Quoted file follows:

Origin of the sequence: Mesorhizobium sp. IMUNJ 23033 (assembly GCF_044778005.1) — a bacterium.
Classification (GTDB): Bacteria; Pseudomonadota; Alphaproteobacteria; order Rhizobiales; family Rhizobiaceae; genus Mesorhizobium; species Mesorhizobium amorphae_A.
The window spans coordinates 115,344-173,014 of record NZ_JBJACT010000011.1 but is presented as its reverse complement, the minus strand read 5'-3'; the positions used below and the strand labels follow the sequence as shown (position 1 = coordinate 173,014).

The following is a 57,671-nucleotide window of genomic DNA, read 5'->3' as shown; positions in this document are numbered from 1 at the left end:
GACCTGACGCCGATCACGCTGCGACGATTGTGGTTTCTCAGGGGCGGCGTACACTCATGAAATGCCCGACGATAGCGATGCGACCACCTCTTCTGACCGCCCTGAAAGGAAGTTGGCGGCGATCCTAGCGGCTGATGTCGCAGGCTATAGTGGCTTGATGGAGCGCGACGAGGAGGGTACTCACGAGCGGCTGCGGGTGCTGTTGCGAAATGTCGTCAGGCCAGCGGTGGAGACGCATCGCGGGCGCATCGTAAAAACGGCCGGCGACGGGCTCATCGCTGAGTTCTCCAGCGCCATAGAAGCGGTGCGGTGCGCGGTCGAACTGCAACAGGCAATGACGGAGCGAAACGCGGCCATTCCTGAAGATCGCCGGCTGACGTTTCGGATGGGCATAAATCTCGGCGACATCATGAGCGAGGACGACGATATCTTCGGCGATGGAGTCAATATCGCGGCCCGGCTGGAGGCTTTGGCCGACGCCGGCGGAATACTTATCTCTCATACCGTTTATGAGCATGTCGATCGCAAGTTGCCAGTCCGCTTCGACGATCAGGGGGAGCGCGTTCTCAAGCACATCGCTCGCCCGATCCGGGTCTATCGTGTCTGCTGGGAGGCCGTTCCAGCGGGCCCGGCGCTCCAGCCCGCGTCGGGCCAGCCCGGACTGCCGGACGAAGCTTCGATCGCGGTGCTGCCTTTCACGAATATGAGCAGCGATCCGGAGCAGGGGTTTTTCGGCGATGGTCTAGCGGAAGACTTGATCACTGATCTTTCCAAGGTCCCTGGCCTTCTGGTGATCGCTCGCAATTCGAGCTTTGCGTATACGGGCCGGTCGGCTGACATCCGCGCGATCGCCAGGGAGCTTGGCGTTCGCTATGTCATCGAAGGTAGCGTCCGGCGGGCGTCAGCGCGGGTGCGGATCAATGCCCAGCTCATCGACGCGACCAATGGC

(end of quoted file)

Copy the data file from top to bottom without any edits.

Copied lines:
Origin of the sequence: Mesorhizobium sp. IMUNJ 23033 (assembly GCF_044778005.1) — a bacterium.
Classification (GTDB): Bacteria; Pseudomonadota; Alphaproteobacteria; order Rhizobiales; family Rhizobiaceae; genus Mesorhizobium; species Mesorhizobium amorphae_A.
The window spans coordinates 115,344-173,014 of record NZ_JBJACT010000011.1 but is presented as its reverse complement, the minus strand read 5'-3'; the positions used below and the strand labels follow the sequence as shown (position 1 = coordinate 173,014).

The following is a 57,671-nucleotide window of genomic DNA, read 5'->3' as shown; positions in this document are numbered from 1 at the left end:
GACCTGACGCCGATCACGCTGCGACGATTGTGGTTTCTCAGGGGCGGCGTACACTCATGAAATGCCCGACGATAGCGATGCGACCACCTCTTCTGACCGCCCTGAAAGGAAGTTGGCGGCGATCCTAGCGGCTGATGTCGCAGGCTATAGTGGCTTGATGGAGCGCGACGAGGAGGGTACTCACGAGCGGCTGCGGGTGCTGTTGCGAAATGTCGTCAGGCCAGCGGTGGAGACGCATCGCGGGCGCATCGTAAAAACGGCCGGCGACGGGCTCATCGCTGAGTTCTCCAGCGCCATAGAAGCGGTGCGGTGCGCGGTCGAACTGCAACAGGCAATGACGGAGCGAAACGCGGCCATTCCTGAAGATCGCCGGCTGACGTTTCGGATGGGCATAAATCTCGGCGACATCATGAGCGAGGACGACGATATCTTCGGCGATGGAGTCAATATCGCGGCCCGGCTGGAGGCTTTGGCCGACGCCGGCGGAATACTTATCTCTCATACCGTTTATGAGCATGTCGATCGCAAGTTGCCAGTCCGCTTCGACGATCAGGGGGAGCGCGTTCTCAAGCACATCGCTCGCCCGATCCGGGTCTATCGTGTCTGCTGGGAGGCCGTTCCAGCGGGCCCGGCGCTCCAGCCCGCGTCGGGCCAGCCCGGACTGCCGGACGAAGCTTCGATCGCGGTGCTGCCTTTCACGAATATGAGCAGCGATCCGGAGCAGGGGTTTTTCGGCGATGGTCTAGCGGAAGACTTGATCACTGATCTTTCCAAGGTCCCTGGCCTTCTGGTGATCGCTCGCAATTCGAGCTTTGCGTATACGGGCCGGTCGGCTGACATCCGCGCGATCGCCAGGGAGCTTGGCGTTCGCTATGTCATCGAAGGTAGCGTCCGGCGGGCGTCAGCGCGGGTGCGGATCAATGCCCAGCTCATCGACGCGACCAATGGC